Happy anniversary, Ms.!
The female honorific that gained traction decades ago has interesting history - and Massachusetts ties
Happy anniversary, Ms.! No, not the turgid libber rag that is observing its 40th birthday this year. I mean the delightful, one-size-fits-all female honorific that was invented 110 years ago this month, in Springfield.
“There is a void in the English language which, with some diffidence, we undertake to fill,’’ the Springfield Republican opined in 1901. “To call a maiden Mrs. is only a shade worse than to insult a matron with the inferior title Miss. . . . Now, clearly, what is needed is a more comprehensive term which does homage to the sex without expressing any views as to their domestic situation, and what could be simpler or more logical than the retention of what the two doubtful terms have in common.’’
The paper proposed “Ms.,’’ pronounced “Mizz,’’ which, it pointed out, was a lot like what women were already called in the South, where “Mrs.’’ and “Miss’’ tended to get slurred together.
What a great idea! The paper’s neologism was so bold and innovative that it was ignored for 70 years.
A civil rights activist named Sheila Michaels claimed to have created the title in 1961, but she admits that it was Gloria Steinem’s co-optation of the word for the 1971 launch of her magazine that put “Ms.’’ on the map. Language maven Ben Zimmer, who did much of the archeology on “Ms.,’’ notes that Michaels was plugging her new word on a public radio show, which is where I first heard the word “e-dress,’’ a coinage I’ve been trying to insert into the language - in vain - for more than 20 years.
But I digress.
Ms. afforded women the protection granted to men by the honorific “Mr.,’’ meaning that, absent a wedding ring, one’s marital status went unrevealed. “ ‘Ms.’ is being adopted as a standard form of address by women who want to be recognized as individuals, rather than being identified by their relationship with a man,’’ Steinem’s magazine trumpeted.
“Ms.’’ isn’t problem-free, however. Like “Mr.’’ and “Mrs.,’’ it has a creaky plural form. Many men are supposedly “Messrs.,’’ many ladies are deemed to be “Mesdames,’’ and many unaffiliated women are . . . “Mss.’’? But that also means many manuscripts.
University of Illinois linguistics professor Dennis Baron, who is an expert on gendered and ungendered pronouns, thinks the intended use of “Ms.’’ is falling out of fashion. “For many people, it has come to serve as a trendy replacement for Miss, instead of as a marriage-neutral honorific parallel to Mr.,’’ he wrote me. “The new paradigm for such honorifics is often Ms./Mrs., for women, and Mr. for men.’’
Really? “That’s what I hear from my students,’’ he answered, “who say they want to be called Ms. now but Mrs. when they marry. They pretty much reject Miss. They also tend to see Ms. as a term for the divorced/widowed women of their mothers’ generation.’’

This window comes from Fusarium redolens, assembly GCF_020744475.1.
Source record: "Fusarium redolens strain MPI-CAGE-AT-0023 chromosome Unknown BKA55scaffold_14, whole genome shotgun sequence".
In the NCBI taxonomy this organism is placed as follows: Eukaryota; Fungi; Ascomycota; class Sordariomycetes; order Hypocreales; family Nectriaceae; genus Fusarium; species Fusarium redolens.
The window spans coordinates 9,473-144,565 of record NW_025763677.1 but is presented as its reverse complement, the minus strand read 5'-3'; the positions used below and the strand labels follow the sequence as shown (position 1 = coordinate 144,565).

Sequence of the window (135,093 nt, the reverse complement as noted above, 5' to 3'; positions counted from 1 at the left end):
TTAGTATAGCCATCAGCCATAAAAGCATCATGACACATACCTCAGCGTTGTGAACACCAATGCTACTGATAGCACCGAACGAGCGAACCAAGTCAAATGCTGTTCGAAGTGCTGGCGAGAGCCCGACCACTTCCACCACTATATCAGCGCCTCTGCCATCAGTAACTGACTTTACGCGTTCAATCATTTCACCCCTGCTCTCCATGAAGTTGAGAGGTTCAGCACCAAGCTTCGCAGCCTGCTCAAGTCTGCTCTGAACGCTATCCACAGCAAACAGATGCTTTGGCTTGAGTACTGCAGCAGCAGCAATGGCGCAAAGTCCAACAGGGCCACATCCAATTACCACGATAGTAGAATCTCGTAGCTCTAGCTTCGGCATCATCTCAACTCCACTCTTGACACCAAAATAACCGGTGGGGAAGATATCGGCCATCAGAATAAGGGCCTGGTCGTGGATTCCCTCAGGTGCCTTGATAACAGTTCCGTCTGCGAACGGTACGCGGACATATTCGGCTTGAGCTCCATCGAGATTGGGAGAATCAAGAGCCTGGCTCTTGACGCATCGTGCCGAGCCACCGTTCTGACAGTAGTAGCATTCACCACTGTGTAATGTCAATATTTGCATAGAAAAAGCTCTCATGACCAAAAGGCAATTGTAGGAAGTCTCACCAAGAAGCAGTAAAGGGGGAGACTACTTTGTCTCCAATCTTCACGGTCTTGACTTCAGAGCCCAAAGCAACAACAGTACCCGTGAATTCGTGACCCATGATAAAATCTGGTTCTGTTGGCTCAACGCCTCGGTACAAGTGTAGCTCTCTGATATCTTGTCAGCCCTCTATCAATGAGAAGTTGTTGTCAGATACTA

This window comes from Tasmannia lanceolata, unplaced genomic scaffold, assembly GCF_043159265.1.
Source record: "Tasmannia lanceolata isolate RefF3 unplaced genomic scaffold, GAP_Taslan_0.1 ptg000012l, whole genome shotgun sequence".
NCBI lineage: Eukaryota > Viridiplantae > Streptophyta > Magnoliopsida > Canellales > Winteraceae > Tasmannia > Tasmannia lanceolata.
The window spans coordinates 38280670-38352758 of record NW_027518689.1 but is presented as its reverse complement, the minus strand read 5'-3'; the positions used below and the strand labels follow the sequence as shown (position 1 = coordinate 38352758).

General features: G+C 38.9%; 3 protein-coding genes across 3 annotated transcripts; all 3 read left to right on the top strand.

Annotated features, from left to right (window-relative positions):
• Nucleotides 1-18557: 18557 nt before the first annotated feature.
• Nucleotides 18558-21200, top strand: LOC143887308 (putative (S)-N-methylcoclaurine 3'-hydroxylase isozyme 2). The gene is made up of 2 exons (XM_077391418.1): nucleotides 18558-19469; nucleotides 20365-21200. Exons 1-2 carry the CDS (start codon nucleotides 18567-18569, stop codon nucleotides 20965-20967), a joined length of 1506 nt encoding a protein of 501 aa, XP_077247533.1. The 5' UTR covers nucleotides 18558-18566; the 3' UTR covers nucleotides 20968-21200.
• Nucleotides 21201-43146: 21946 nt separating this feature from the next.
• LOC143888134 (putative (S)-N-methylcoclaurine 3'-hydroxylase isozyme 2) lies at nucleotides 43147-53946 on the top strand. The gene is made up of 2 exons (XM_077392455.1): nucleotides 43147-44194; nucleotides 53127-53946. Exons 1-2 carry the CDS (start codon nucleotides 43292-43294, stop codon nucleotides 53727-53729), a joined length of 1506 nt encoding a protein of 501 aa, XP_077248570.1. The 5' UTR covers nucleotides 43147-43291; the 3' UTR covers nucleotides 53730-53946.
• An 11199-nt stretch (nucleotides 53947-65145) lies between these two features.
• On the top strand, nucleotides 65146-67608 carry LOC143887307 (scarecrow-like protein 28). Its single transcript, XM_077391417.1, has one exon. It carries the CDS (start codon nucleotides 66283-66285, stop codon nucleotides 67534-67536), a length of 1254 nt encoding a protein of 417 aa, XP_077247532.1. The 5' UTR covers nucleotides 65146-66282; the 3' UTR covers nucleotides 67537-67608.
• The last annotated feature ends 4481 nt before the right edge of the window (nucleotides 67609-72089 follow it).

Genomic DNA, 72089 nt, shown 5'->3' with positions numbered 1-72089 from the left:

It was a Massachusetts newspaper that launched “Ms.,’’ and it was a Massachusetts newspaper - this one - that helped cement its place in common usage. Not long after Steinem launched her magazine, the Globe changed its policy on female honorifics, adding “Ms.’’ “There was the usual fuss from assorted Miss Thistlebottom types,’’ recalls former managing editor Tom Mulvoy, “and some bile tossed our way by cranks, some of whom toiled in our various editorial departments. After a while, everyone went back to their rooms and didn’t bother us on this.’’
There’s more. Former Globe columnist Ellen Goodman deserves some credit for pushing the “Ms.’’-anthropic New York Times kicking and screaming into the late 20th century. In 1982, while debating the merits of “Ms.,’’ former Times language columnist William Safire cited an amusing and combative letter from a woman whom his style desk forced him to call “Miss Goodman’’:
“Actually, my Miss name was Holtz. My Mrs. name was Goodman,’’ she wrote. “But I am in fact no longer married to Goodman, or Dr. Goodman as The Times would put it. Now Miss Holtz isn’t exactly right. Nor is Miss Goodman. Nor is Mrs. Goodman.
“To compound the problem, I will be marrying a perfectly delightful person with a single flaw. His name is neither Goodman nor Holtz but Levey. I will not become Mrs. Levey, needless to say. Nor will I go back to Holtz. Due to bylines and children, I shall forever remain Goodman, unless I change my name this time to Goodperson. Or simply Good.’’
She signed the letter “Ellen May Holtz Goodperson.’’
Good for her. After four more years of careful deliberations, the Times started using “Ms.’’ in 1986.